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thiazole

thiazole
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  • New Homes Sales For June Plummet [View article]
    "if wages don't keep up, then what does that mean about the stickiness of home prices?"

    It is an irrelevant question:
    http://bit.ly/1nRSUdp
    Jul 29 01:14 PM | Likes Like |Link to Comment
  • New Homes Sales For June Plummet [View article]
    Not only that, but if this "real inflation" was true, then real home prices are at all time lows and the bargain of a lifetime.
    Jul 29 11:52 AM | Likes Like |Link to Comment
  • New Homes Sales For June Plummet [View article]
    It is funny that he never mentions this "real inflation" when he is publishing his analyses on home prices.
    Jul 28 07:41 PM | 1 Like Like |Link to Comment
  • Is Rental Income Set To Tumble? [View article]
    Here is a good comparison between nominal income and nominal home prices. http://bit.ly/1nRSUdp

    I couldn't get the two Y-axis to be on the same relative scale, but if you do the calculation, you will see that the two have climbed nearly equally since the beginning of the chart. Also, the St. Louis fed chart of home prices is a quarterly index is timed to give the appearance that home prices are still moving at a very fast ramp rate, but in reality they have moderated: http://bit.ly/18GkBwB
    Jul 28 12:55 PM | Likes Like |Link to Comment
  • Is Rental Income Set To Tumble? [View article]
    "Can you not understand that the rate at which home prices are increasing is far greater than the rate at which incomes are increasing?"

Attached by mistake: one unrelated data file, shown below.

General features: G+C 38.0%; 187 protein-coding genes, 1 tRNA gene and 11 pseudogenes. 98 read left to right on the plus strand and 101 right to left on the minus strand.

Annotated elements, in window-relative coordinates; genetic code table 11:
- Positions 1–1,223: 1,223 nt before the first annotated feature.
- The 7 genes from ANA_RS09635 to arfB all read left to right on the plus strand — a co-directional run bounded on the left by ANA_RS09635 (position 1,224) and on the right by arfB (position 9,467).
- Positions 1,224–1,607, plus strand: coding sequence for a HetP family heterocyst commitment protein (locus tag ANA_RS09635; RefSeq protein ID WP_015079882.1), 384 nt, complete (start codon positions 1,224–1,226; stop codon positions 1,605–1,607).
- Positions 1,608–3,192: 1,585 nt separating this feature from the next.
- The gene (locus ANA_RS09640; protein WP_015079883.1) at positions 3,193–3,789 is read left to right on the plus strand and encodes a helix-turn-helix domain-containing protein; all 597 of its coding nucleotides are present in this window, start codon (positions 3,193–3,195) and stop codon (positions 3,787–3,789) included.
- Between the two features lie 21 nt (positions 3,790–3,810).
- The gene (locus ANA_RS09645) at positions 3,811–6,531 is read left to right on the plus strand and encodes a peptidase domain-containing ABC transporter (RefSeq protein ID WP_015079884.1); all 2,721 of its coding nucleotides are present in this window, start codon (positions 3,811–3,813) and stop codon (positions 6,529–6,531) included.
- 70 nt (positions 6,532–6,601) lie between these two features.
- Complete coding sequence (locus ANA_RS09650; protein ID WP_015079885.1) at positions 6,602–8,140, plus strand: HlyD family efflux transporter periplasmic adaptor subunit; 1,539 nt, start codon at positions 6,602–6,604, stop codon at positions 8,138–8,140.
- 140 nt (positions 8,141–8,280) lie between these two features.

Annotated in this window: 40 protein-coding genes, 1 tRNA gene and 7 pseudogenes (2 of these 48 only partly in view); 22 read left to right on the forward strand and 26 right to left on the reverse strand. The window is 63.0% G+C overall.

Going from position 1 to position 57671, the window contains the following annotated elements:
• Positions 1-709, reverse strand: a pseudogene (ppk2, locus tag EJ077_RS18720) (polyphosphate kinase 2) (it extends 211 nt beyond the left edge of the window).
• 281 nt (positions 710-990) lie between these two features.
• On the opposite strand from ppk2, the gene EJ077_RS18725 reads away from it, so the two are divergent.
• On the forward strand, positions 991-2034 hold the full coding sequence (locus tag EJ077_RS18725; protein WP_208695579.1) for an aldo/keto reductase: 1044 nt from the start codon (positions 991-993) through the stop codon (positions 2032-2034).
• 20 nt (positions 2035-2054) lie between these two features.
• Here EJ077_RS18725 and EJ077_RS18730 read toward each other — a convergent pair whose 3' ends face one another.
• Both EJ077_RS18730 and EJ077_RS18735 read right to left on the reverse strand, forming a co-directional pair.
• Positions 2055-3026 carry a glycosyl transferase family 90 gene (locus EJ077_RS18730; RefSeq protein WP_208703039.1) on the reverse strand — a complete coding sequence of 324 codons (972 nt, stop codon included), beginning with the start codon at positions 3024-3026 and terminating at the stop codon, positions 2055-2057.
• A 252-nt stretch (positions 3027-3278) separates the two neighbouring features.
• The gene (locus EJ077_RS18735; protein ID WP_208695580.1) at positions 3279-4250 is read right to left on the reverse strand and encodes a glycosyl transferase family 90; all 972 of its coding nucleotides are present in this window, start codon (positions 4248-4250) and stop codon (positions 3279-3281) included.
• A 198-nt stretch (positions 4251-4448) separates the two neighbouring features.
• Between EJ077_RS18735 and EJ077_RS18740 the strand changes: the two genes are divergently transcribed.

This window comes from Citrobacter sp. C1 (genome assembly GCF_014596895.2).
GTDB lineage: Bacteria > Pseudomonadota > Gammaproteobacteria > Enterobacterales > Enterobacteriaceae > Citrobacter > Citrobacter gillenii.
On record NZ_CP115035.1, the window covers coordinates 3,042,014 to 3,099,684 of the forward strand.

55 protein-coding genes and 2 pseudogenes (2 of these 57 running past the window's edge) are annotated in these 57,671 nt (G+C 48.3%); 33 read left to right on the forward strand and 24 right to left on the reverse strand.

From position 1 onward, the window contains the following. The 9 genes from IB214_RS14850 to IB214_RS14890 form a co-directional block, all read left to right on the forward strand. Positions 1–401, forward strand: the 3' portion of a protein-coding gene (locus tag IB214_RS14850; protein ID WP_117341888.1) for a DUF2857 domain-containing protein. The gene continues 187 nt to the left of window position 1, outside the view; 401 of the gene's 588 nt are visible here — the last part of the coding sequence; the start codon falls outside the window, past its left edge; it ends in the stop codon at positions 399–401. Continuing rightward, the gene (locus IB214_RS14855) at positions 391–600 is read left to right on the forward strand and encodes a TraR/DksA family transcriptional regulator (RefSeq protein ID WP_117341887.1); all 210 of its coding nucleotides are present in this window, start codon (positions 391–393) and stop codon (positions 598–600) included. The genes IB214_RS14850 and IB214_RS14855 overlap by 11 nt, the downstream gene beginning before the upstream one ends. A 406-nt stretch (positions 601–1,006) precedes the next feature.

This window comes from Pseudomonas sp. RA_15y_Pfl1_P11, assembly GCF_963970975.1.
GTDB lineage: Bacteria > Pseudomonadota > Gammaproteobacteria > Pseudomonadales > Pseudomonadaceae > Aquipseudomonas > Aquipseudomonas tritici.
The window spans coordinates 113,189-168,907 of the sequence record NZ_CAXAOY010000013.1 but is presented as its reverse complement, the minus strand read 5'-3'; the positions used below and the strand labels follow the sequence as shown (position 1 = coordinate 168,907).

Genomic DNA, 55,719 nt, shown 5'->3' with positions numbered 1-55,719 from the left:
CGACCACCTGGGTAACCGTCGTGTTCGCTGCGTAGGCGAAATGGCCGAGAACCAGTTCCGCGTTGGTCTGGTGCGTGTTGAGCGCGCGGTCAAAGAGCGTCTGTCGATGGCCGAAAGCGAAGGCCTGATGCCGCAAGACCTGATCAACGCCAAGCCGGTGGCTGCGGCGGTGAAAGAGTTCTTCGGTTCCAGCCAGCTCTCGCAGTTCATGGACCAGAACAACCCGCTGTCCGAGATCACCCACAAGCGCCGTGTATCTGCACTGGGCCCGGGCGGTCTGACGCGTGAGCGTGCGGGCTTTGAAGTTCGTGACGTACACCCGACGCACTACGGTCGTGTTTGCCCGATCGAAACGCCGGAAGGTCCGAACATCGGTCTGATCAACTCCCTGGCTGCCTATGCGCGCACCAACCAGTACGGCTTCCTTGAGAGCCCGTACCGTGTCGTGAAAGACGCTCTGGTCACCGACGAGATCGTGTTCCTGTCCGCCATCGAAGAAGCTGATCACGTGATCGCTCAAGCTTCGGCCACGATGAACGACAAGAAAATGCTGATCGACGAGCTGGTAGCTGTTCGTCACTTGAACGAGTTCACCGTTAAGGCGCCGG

Using what time period? Are you only using the bottom of the real estate market as your starting point? When you look at the long term trend in real home prices, we are right about where you'd expect: http://bit.ly/1o6vMng (or if that link doesn't work, see the real home price chart in this Calculated Risk blog: http://bit.ly/1o6vOeT)

    Yes, real prices have been gradually rising over the past - is that because of a slow motion bubble or is it just because houses are a lot bigger and property is gradually becoming more and more a scarce commodity?

    "That was not the case in previous periods."
    The 1970s were a bull market in housing (just look at the above chart of real home prices).
    Jul 28 12:20 PM | 1 Like Like |Link to Comment
  • Is Rental Income Set To Tumble? [View article]
    "As the author points out, the key is falling real incomes for the mass of Americans. "

    My first thought when I hear that is that no one buys houses or pays rent with "real incomes". They pay with nominal incomes which are at or around all time highs.

    I also hate the argument that real incomes are falling and therefore bad things have to happen. It implies that this is unprecedented, or if it has happened before, housing prices/rents plummeted as a result. But if you look at the historical real income data, there have been many very long periods where real income stagnated or even fell. From 1973-1983, real median household income fell over 5%! In 1983, I'm sure an "Anthony Hernandez" doppelganger said that it would spell doom for the housing market. But then from 1983-2000, real median household income jumped 22%. The housing market didn't collapse in 1983 because real incomes fell a bunch (it did take a moderate hit from a GIANT jump in interest rates combined with a nasty recession) - and the fact that real incomes had been falling for the previous 10 years didn't dictate what they would do over the next 17 years. I actually think we may be poised for another big jump in real income in the US - that is more likely than continuing stagnation. I also don't see any signs of recession any time soon.
    Jul 28 12:33 AM | 3 Likes Like |Link to Comment
  • Is Rental Income Set To Tumble? [View article]